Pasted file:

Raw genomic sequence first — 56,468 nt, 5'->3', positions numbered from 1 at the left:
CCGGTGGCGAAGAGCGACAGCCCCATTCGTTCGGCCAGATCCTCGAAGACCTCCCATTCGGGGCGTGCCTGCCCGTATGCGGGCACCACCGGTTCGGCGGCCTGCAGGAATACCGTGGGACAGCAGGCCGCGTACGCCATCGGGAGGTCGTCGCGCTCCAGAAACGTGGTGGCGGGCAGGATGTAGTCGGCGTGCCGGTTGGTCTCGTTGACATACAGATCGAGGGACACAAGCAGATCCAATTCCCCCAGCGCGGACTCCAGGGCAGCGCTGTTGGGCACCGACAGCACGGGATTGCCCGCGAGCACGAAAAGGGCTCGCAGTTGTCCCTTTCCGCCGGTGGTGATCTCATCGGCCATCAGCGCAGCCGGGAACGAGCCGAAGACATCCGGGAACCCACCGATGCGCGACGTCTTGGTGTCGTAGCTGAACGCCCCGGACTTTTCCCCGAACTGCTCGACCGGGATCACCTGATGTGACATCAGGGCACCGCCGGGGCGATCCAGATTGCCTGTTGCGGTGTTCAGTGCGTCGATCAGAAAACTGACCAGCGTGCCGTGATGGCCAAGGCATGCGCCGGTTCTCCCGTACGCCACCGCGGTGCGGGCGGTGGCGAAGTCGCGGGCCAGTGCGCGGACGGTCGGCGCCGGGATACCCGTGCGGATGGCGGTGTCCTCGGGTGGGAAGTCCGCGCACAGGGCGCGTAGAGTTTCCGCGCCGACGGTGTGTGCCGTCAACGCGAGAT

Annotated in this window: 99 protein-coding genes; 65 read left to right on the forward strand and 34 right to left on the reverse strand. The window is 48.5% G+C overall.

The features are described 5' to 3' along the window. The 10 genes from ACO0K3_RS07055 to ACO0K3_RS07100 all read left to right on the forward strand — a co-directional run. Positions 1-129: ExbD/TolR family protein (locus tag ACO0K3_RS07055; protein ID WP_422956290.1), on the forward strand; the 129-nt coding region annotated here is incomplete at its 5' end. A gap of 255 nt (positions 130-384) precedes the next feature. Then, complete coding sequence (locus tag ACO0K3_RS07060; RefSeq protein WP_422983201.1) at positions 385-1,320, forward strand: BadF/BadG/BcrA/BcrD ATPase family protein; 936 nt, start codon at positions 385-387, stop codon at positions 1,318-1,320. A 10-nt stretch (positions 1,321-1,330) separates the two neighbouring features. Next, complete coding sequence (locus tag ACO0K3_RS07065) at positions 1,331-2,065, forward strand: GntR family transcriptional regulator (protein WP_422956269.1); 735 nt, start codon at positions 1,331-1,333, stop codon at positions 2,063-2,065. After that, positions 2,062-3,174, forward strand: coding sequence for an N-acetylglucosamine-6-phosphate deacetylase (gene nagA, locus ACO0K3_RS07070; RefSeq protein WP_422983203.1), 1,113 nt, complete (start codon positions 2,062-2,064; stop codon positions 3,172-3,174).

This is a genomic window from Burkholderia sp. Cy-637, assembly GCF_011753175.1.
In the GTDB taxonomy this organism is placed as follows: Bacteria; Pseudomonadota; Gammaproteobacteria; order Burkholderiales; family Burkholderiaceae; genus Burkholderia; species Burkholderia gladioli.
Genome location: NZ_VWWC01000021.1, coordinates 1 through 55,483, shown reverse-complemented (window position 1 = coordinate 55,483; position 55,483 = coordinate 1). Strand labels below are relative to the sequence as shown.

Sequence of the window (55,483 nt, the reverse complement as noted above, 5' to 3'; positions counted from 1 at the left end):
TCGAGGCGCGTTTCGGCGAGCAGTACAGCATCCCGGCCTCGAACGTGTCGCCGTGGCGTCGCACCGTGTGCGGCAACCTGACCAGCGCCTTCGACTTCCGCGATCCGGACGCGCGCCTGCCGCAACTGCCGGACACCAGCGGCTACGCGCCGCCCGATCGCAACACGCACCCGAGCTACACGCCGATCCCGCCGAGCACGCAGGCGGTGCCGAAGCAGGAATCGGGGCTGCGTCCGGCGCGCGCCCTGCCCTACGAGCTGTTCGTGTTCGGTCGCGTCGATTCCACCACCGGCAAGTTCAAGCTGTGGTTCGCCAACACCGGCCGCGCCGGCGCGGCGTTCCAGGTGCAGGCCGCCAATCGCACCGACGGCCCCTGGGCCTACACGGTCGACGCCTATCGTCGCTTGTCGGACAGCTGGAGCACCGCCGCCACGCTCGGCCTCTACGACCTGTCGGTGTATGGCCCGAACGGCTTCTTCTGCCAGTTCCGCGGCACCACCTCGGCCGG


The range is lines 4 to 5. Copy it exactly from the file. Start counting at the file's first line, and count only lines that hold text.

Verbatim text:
The features are described 5' to 3' along the window. The 10 genes from ACO0K3_RS07055 to ACO0K3_RS07100 all read left to right on the forward strand — a co-directional run. Positions 1-129: ExbD/TolR family protein (locus tag ACO0K3_RS07055; protein ID WP_422956290.1), on the forward strand; the 129-nt coding region annotated here is incomplete at its 5' end. A gap of 255 nt (positions 130-384) precedes the next feature. Then, complete coding sequence (locus tag ACO0K3_RS07060; RefSeq protein WP_422983201.1) at positions 385-1,320, forward strand: BadF/BadG/BcrA/BcrD ATPase family protein; 936 nt, start codon at positions 385-387, stop codon at positions 1,318-1,320. A 10-nt stretch (positions 1,321-1,330) separates the two neighbouring features. Next, complete coding sequence (locus tag ACO0K3_RS07065) at positions 1,331-2,065, forward strand: GntR family transcriptional regulator (protein WP_422956269.1); 735 nt, start codon at positions 1,331-1,333, stop codon at positions 2,063-2,065. After that, positions 2,062-3,174, forward strand: coding sequence for an N-acetylglucosamine-6-phosphate deacetylase (gene nagA, locus ACO0K3_RS07070; RefSeq protein WP_422983203.1), 1,113 nt, complete (start codon positions 2,062-2,064; stop codon positions 3,172-3,174).

This is a genomic window from Burkholderia sp. Cy-637, assembly GCF_011753175.1.